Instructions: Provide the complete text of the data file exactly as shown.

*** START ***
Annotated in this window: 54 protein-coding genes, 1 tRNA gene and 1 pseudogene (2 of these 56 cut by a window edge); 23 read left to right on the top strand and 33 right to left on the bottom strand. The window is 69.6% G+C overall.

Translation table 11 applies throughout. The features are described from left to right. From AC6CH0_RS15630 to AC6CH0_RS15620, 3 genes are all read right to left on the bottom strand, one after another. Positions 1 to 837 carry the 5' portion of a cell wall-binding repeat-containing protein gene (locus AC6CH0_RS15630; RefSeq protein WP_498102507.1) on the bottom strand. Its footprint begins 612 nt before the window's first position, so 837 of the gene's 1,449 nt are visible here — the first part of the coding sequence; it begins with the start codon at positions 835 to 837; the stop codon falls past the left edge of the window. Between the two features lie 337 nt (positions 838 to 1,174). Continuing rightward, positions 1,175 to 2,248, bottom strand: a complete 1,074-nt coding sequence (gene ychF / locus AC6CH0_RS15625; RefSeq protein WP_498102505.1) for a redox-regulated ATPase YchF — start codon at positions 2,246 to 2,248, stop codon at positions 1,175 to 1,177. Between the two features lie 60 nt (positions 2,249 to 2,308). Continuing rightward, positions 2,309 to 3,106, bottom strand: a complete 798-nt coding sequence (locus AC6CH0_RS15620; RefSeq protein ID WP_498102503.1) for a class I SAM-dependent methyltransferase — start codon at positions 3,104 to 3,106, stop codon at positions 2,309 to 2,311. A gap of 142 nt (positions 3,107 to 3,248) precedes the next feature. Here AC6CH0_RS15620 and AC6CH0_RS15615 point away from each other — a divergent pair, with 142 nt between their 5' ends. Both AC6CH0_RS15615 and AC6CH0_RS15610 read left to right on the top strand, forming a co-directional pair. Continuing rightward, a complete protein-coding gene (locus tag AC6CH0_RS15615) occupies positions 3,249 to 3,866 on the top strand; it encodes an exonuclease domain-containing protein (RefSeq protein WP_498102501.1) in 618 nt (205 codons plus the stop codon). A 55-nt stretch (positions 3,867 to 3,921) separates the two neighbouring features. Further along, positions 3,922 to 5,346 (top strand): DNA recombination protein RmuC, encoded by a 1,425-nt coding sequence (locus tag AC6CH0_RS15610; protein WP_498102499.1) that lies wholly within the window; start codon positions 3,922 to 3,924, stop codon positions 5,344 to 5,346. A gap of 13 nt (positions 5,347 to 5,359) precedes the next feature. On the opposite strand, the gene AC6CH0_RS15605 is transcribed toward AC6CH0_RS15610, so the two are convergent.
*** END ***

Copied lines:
Annotated in this window: 54 protein-coding genes, 1 tRNA gene and 1 pseudogene (2 of these 56 cut by a window edge); 23 read left to right on the top strand and 33 right to left on the bottom strand. The window is 69.6% G+C overall.

Translation table 11 applies throughout. The features are described from left to right. From AC6CH0_RS15630 to AC6CH0_RS15620, 3 genes are all read right to left on the bottom strand, one after another. Positions 1 to 837 carry the 5' portion of a cell wall-binding repeat-containing protein gene (locus AC6CH0_RS15630; RefSeq protein WP_498102507.1) on the bottom strand. Its footprint begins 612 nt before the window's first position, so 837 of the gene's 1,449 nt are visible here — the first part of the coding sequence; it begins with the start codon at positions 835 to 837; the stop codon falls past the left edge of the window. Between the two features lie 337 nt (positions 838 to 1,174). Continuing rightward, positions 1,175 to 2,248, bottom strand: a complete 1,074-nt coding sequence (gene ychF / locus AC6CH0_RS15625; RefSeq protein WP_498102505.1) for a redox-regulated ATPase YchF — start codon at positions 2,246 to 2,248, stop codon at positions 1,175 to 1,177. Between the two features lie 60 nt (positions 2,249 to 2,308). Continuing rightward, positions 2,309 to 3,106, bottom strand: a complete 798-nt coding sequence (locus AC6CH0_RS15620; RefSeq protein ID WP_498102503.1) for a class I SAM-dependent methyltransferase — start codon at positions 3,104 to 3,106, stop codon at positions 2,309 to 2,311. A gap of 142 nt (positions 3,107 to 3,248) precedes the next feature. Here AC6CH0_RS15620 and AC6CH0_RS15615 point away from each other — a divergent pair, with 142 nt between their 5' ends. Both AC6CH0_RS15615 and AC6CH0_RS15610 read left to right on the top strand, forming a co-directional pair. Continuing rightward, a complete protein-coding gene (locus tag AC6CH0_RS15615) occupies positions 3,249 to 3,866 on the top strand; it encodes an exonuclease domain-containing protein (RefSeq protein WP_498102501.1) in 618 nt (205 codons plus the stop codon). A 55-nt stretch (positions 3,867 to 3,921) separates the two neighbouring features. Further along, positions 3,922 to 5,346 (top strand): DNA recombination protein RmuC, encoded by a 1,425-nt coding sequence (locus tag AC6CH0_RS15610; protein WP_498102499.1) that lies wholly within the window; start codon positions 3,922 to 3,924, stop codon positions 5,344 to 5,346. A gap of 13 nt (positions 5,347 to 5,359) precedes the next feature. On the opposite strand, the gene AC6CH0_RS15605 is transcribed toward AC6CH0_RS15610, so the two are convergent.